Michael tries hard to dissuade Roz from her terrible decision. He's done much worse things than she has, he confesses, and shares a little of his troubled youth. Roz seems to respond well to his vulnerability, but denies that he understands her predicament. Michael is living with secrets he feels guilty about, whereas Roz's crime will soon no longer be secret. "Guilt is when you know you've done wrong," she explains. "Shame is when everyone knows."

Over the past few years I've become very interested in the issues around guilt and shame. Some Christian theologians argue that 'shame' describes the 21st century human predicament - particularly in the West - better than 'guilt'. According to the literature, guilt is knowing you've done something bad, whereas shame is believing you are bad. Guilt is more of an individual problem, whereas shame causes you to be estranged from the people around you. Guilt can be dealt with by taking your punishment - as in the justice system, where you are sentenced to a spell in prison, community service, perhaps a fine, and then you have 'paid your debt to society'. Shame can only be dealt with by a healing of relationships, bringing the offender back into the embrace of the community. In missionary literature some cultures were traditionally described as 'guilt cultures' and others 'shame cultures'. Japan was given as an example of one such 'shame culture', where misdemeanour was understood to be dealt with via community pressure, shaming the offender into changing their ways. This is probably a massive oversimplification, however. Although ours is supposedly a 'guilt culture', personally I hugely identify with the problem of shame, and I suspect I'm not alone. My secret fear is not that I do wrong, but that I fundamentally am wrong, and that one day everyone will find out. Thus I think it's really important to understand how the cross of Christ deals not just with guilt, but with shame too. It's not only that the just punishment is paid by Christ, thus dealing with guilt, but that the shame which has estranged the offender from God and from their community is dealt with too. Christ welcomes us back into a relationship with God and into a community of others which, at its best, welcomes us too.

Unfortunately Roz believes that her community will not welcome her, but instead will delight at her appalling crime and enjoy watching her misfortune. What she imagines God thinks of her we are not told. Father Michael asks her to join him in a prayer, and it's a really simple and beautiful one. "This is Roz Demichelis, Lord.  She doesn't know how much you love her. Please would you find some way of showing her. Amen."

Thursday, 27 July 2017

Broken at the altar

A new drama series by Jimmy McGovern finished a couple of weeks ago on the BBC. Broken  tells the story of Roman Catholic priest Father Michael Kerrigan, a broken person ministering to other broken people in an unnamed northern city. It's still available on BBC iPlayer and I would encourage you to watch it - only be prepared for a few grim hours. I'll try to avoid spoilers here.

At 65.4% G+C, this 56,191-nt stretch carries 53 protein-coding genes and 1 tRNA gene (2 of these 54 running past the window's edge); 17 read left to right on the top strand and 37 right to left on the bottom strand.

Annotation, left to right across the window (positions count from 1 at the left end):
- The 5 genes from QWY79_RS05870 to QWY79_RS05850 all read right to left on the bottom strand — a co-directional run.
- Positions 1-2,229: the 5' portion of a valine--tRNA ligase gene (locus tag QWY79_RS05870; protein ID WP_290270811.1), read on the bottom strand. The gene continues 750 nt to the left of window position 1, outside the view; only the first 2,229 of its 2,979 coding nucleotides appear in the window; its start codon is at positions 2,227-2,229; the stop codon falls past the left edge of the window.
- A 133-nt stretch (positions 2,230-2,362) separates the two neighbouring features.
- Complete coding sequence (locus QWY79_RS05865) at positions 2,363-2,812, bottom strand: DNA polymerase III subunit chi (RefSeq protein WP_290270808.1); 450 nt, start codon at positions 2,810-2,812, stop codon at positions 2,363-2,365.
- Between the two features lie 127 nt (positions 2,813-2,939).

Michael has a problem: whenever he celebrates Mass (which I think in the Roman Catholic Church is every day), he has flashbacks. At the moment of consecration - the point at which, Catholics believe, the bread and wine physically become for us the body and blood of Christ - he remembers every shameful thing he's ever done, and every shameful thing that has been done to him. We see his mother screaming at him that he's a dirty, filthy little boy; young women crying because he has treated them badly; mistakes he has made as a priest; people he has let down. His voice falters and he struggles to get through the words he must say to fulfill his duty as a priest.

As a Christian minister, and as someone who suffers from anxiety, I find Michael's conundrum fascinating. I, too, have had times when my anxiety has made it very difficult to carry out the usual duties of my ministry. Interestingly, when my anxiety is bad I have always struggled most with preaching, and in Baptist services the sermon has a similar place in worship that the Mass has in a Roman Catholic service. It's not that Roman Catholic priests don't preach and it's not that Baptists don't celebrate Mass (though we call it Communion or the Lord's Supper, and we understand its significance in a different way). But while Baptists would tend to expect God to minister to them in a particularly special way through the sermon, Roman Catholics believe God's grace is ministered to them in the most holy way as they celebrate Mass.

Michael has a fellow priest to whom he confides his secret struggles. He confesses that, at the "supreme moment of priesthood", as he calls it, he remembers all the terrible things he's done and asks himself how he can possibly think himself worthy to preside over the holy mystery. Roman Catholic Christians certainly have a different understanding of priesthood than Baptists do, but even taking into account our theological differences, it seems to me that it is precisely at the Communion table that a priest, minister, or any Christian should rightly be most aware of their own brokenness. And yet what is missing from Michael's experience - perhaps because anxiety lies to us and prevents us from hearing truth - is the grace that meets us just at the point when we are most aware of our unworthiness. At the communion table all Christians remember that Christ died to save sinners: knowing our brokenness he became broken so that we might be made whole. At the communion table we receive, not God's accusation or disapproval, but his forgiveness, his pardon, his unconditional love.  In the last five minutes of the last episode (and it's worth getting to the end for this) Michael finally receives the love and forgiveness he needs from an unexpected quarter.